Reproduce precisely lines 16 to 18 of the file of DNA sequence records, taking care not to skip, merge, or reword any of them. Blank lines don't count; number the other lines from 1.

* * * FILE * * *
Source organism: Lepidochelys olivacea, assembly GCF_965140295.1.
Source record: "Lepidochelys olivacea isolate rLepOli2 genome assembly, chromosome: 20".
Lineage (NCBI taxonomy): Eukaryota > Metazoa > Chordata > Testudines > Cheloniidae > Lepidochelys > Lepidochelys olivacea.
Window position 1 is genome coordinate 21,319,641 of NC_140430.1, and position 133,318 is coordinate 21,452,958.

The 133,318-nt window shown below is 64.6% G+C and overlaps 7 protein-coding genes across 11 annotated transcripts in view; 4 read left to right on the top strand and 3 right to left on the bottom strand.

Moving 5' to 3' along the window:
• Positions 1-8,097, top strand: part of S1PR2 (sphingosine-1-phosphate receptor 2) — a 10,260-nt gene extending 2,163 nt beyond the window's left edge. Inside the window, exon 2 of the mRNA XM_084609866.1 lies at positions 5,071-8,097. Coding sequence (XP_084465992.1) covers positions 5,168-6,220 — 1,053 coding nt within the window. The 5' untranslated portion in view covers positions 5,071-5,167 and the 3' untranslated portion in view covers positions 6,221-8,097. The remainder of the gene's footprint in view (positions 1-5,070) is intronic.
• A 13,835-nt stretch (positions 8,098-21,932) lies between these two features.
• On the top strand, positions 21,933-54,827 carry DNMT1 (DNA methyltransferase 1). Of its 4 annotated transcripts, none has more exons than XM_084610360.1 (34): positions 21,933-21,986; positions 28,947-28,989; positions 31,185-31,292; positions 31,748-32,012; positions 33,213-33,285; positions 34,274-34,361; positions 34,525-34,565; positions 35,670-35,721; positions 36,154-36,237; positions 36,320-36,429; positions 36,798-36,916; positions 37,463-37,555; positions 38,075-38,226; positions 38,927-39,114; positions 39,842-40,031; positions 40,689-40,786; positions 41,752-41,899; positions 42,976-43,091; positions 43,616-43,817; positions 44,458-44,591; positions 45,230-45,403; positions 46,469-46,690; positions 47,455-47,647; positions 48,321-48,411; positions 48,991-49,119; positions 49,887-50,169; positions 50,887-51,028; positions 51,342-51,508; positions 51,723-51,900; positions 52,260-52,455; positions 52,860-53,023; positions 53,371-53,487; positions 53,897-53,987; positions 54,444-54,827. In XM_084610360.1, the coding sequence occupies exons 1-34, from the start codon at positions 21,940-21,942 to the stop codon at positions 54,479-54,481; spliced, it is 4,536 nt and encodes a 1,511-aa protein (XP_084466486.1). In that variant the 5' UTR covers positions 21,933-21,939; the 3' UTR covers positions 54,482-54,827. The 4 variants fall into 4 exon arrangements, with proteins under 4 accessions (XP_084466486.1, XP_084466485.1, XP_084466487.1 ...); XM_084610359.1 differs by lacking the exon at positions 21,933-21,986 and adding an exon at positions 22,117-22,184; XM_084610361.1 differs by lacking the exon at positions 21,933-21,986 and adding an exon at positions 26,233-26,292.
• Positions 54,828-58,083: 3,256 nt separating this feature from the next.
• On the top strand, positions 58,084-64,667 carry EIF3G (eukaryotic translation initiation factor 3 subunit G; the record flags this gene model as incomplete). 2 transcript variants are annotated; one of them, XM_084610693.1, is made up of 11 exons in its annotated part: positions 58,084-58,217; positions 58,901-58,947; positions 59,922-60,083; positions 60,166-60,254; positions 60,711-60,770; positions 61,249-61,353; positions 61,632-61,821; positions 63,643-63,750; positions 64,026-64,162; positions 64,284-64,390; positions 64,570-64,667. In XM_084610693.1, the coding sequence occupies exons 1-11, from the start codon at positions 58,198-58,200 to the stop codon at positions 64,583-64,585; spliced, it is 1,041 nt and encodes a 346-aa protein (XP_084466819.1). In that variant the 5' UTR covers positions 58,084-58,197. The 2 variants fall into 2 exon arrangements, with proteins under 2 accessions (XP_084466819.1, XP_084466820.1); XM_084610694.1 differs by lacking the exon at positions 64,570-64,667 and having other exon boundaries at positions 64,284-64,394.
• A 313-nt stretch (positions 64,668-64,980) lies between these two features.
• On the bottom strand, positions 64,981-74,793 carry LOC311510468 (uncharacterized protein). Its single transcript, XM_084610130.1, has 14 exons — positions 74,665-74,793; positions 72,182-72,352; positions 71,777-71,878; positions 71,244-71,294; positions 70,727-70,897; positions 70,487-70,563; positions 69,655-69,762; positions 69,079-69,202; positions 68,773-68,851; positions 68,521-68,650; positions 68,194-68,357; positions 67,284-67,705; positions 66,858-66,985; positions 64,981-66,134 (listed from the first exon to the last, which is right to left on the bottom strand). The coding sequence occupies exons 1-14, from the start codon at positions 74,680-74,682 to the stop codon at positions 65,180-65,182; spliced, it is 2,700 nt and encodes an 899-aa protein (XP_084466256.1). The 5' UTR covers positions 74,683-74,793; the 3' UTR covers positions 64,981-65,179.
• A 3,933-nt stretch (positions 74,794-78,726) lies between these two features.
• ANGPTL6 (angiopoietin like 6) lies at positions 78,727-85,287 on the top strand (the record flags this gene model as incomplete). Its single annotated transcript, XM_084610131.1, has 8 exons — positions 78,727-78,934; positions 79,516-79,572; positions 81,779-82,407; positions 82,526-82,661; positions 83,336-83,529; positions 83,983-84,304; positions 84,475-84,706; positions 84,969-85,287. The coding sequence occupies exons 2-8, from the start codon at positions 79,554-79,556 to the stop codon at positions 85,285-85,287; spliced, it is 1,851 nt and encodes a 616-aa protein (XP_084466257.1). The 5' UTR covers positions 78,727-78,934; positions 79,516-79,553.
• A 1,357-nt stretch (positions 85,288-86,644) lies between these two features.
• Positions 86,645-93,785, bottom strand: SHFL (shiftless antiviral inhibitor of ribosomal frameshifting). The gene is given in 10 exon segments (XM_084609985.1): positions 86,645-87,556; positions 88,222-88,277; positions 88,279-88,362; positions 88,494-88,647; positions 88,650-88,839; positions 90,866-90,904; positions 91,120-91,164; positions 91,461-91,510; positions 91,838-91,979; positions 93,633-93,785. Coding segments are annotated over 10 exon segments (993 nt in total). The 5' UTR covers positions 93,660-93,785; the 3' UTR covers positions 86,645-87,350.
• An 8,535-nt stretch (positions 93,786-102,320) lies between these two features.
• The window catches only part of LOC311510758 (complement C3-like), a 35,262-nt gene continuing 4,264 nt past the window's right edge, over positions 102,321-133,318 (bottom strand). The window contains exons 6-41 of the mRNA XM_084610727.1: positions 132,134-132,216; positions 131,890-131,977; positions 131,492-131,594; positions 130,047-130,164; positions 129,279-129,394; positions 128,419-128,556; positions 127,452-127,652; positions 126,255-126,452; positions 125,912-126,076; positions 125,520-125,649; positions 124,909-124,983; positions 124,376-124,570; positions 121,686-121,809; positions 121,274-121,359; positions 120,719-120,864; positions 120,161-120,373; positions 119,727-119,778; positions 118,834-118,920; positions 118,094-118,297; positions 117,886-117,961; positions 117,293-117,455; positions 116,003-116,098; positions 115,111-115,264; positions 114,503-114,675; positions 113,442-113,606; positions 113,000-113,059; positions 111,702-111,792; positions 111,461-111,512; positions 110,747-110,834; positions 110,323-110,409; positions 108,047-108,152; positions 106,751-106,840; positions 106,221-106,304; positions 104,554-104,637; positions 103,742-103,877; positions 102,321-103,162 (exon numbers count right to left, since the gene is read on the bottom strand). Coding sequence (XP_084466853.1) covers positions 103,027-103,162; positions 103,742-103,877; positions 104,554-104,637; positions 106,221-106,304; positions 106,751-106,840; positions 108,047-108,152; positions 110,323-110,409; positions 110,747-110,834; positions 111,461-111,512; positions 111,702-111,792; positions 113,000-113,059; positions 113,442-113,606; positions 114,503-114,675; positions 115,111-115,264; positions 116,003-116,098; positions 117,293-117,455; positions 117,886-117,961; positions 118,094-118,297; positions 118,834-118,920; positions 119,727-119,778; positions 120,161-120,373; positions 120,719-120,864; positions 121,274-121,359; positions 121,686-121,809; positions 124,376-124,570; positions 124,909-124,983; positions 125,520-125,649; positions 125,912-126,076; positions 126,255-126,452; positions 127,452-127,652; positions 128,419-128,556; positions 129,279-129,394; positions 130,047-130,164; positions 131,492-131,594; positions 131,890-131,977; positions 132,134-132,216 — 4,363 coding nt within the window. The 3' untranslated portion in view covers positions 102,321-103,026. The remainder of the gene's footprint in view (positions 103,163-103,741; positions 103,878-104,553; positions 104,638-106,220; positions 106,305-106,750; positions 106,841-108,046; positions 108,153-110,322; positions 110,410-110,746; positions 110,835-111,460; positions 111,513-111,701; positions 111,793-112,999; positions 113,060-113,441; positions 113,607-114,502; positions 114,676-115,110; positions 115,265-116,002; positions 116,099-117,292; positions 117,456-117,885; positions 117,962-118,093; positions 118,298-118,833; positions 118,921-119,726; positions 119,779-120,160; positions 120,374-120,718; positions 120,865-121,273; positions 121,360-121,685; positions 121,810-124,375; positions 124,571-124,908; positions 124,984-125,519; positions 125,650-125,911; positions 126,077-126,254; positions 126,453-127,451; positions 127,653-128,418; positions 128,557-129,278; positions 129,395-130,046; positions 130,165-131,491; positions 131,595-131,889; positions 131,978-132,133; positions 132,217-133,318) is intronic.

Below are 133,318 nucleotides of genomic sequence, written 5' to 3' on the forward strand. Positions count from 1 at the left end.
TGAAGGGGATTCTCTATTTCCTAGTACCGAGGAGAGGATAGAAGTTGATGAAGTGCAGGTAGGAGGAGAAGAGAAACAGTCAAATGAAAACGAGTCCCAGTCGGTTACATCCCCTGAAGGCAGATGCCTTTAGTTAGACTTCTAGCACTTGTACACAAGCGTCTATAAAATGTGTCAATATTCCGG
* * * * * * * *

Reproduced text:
• A 1,357-nt stretch (positions 85,288-86,644) lies between these two features.
• Positions 86,645-93,785, bottom strand: SHFL (shiftless antiviral inhibitor of ribosomal frameshifting). The gene is given in 10 exon segments (XM_084609985.1): positions 86,645-87,556; positions 88,222-88,277; positions 88,279-88,362; positions 88,494-88,647; positions 88,650-88,839; positions 90,866-90,904; positions 91,120-91,164; positions 91,461-91,510; positions 91,838-91,979; positions 93,633-93,785. Coding segments are annotated over 10 exon segments (993 nt in total). The 5' UTR covers positions 93,660-93,785; the 3' UTR covers positions 86,645-87,350.
• An 8,535-nt stretch (positions 93,786-102,320) lies between these two features.